Reynolds is every bit as essential to Deadpool as Robert Downey Jr. is to the Iron Man series. He embraces the unhinged craziness of Wade Wilson, managing to make him funny and endearing at the same time. We get a creatively unspooled origin story (one that works in more than a few potshots at the maligned X-Men Origins: Wolverine, the character's 2009 big screen debut). The timeline leaps help keep the rather rote story interesting. Basically Wade is rendered a self-regenerating mutant following torturous experimentation by Weapon X's Ajax (Ed Skrein, much more winning here than in the recent Transporter reboot). He was ostensibly going in for a new cancer treatment, as he'd recently been diagnosed with multiple inoperable forms of the disease. Wade escapes his captors, destroying their research lab in the process, so Ajax and henchwoman Angel Dust (Gina Carano) kidnap his best gal Vanessa (Morena Baccarin).
Most of Deadpool is concerned with Wade coming to terms with his disfiguring burns and superhuman powers. His fear of revealing these developments to Vanessa are part of why she winds up so easily captured by Ajax. Deadpool reluctantly works with X-Men Colossus (voiced by Stefan Kapičić) and Negasonic Teenage Warhead (Brianna Hildebrand) in an attempt to defeat Ajax and rescue Vanessa. If you straighten it all out, there's not a whole lot of plot here. And the specifics regarding Vanessa's initial capture don't really make sense—Wade's friend Weasel (T.J. Miller) informs him of Vanessa's impending apprehension, yet Wade wastes time psyching himself up (which basically allows the kidnapping to happen).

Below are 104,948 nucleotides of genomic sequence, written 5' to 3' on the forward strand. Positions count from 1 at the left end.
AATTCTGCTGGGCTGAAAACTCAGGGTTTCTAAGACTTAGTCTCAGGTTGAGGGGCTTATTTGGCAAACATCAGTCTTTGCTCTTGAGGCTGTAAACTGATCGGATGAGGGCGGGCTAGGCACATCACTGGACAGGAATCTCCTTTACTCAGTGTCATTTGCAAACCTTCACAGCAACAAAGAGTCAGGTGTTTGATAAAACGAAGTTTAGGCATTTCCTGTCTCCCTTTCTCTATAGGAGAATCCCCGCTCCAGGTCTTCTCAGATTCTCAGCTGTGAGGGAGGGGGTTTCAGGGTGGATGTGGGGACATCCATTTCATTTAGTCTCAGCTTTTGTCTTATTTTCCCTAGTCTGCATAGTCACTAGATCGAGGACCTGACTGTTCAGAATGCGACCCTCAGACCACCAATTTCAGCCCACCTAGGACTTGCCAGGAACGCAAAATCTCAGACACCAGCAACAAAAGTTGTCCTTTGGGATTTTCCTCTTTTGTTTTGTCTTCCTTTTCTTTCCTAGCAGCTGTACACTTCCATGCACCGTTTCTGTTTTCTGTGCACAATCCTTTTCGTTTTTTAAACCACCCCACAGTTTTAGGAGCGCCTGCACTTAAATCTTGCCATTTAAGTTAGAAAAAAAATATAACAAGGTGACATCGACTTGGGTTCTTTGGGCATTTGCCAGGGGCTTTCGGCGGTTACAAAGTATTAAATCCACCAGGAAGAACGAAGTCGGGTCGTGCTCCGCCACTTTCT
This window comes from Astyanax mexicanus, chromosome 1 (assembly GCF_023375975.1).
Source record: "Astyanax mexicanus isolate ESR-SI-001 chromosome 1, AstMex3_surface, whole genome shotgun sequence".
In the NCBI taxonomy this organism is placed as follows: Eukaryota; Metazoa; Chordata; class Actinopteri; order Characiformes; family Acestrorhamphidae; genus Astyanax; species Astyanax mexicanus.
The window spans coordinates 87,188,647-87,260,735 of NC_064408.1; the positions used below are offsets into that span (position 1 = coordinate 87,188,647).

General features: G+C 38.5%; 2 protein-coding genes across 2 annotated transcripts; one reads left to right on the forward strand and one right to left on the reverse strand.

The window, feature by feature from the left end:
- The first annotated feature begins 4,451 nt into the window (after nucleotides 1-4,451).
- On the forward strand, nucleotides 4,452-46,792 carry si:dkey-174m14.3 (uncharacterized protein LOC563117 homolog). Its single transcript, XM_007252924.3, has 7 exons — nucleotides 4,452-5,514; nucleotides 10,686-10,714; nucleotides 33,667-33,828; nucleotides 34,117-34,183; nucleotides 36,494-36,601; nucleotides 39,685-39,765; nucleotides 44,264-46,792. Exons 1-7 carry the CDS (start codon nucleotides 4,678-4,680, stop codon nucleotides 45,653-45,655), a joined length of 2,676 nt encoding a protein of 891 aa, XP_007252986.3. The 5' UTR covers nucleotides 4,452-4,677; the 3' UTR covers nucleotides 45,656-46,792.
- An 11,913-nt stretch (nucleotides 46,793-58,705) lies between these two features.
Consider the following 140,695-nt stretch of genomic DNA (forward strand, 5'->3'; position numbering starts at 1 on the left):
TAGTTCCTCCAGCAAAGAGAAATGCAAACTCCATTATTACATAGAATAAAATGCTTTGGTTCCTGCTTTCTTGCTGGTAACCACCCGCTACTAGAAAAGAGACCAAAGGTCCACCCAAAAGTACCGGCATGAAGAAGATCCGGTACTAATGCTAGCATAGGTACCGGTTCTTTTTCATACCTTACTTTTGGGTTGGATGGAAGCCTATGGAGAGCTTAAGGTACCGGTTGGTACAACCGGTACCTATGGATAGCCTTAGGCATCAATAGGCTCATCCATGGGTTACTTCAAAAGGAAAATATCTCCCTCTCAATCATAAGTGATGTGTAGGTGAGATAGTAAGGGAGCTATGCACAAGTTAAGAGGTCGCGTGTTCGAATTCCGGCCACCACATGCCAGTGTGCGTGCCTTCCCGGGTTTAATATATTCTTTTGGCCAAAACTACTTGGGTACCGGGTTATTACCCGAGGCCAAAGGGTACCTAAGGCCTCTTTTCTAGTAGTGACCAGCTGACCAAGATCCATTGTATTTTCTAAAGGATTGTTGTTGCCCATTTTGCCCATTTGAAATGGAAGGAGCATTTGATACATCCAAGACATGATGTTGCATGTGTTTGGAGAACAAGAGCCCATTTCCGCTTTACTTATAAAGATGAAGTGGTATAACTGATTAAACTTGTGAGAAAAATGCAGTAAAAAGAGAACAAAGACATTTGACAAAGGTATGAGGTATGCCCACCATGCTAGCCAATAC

That hokey plot point aside, Deadpool delivers inventively stage action and nonstop, wide-ranging humor. Just as the character does in the comics, Deadpool regularly addresses the audience directly. Frankly, this could've been a disaster in less able hands but Reynolds sells it to the hilt. If there was any doubt whether a hard-R comic book film could do mainstream box office, it has effectively been erased by the ecstatic reaction to the film (which set many records involving R-rated films). It'll be interesting to see how such a self-referential, winking-at-the-audience character will be involved in any future X-Men films or spin-offs. But whatever the future holds for the character, the filmmakers knocked this one right outta park.
Great Blu-ray presentation by Fox Home Entertainment, with a flawless high definition transfer paired with a robust, lossless DTS-HD 7.1 surround mix. Special features include two commentary tracks (one with Ryan Reynolds and screenwriters Rhett Reese and Paul Wernick, the other with director Tim Miller and Deadpool co-creator Rob Liefeld).
"From Comics to Screen... to Screen" gives us well over an hour of behind-the-scenes featurettes (it's a five-part series). There's also nearly 20 minutes of deleted/extended scenes (all with optional director's commentary) and a gag reel. There's also lots of gallery material (concept art, costumes, storyboards, and more), but don't ignore "Deadpool's Fun Sack." This collection of promotional video clips is often hilarious and contains about 25 minutes of material.
The standard Blu-ray edition of Deadpool includes a standard DVD and Digital HD copy. For those equipped for it, there's also a 4K UltraHD edition available for a small premium.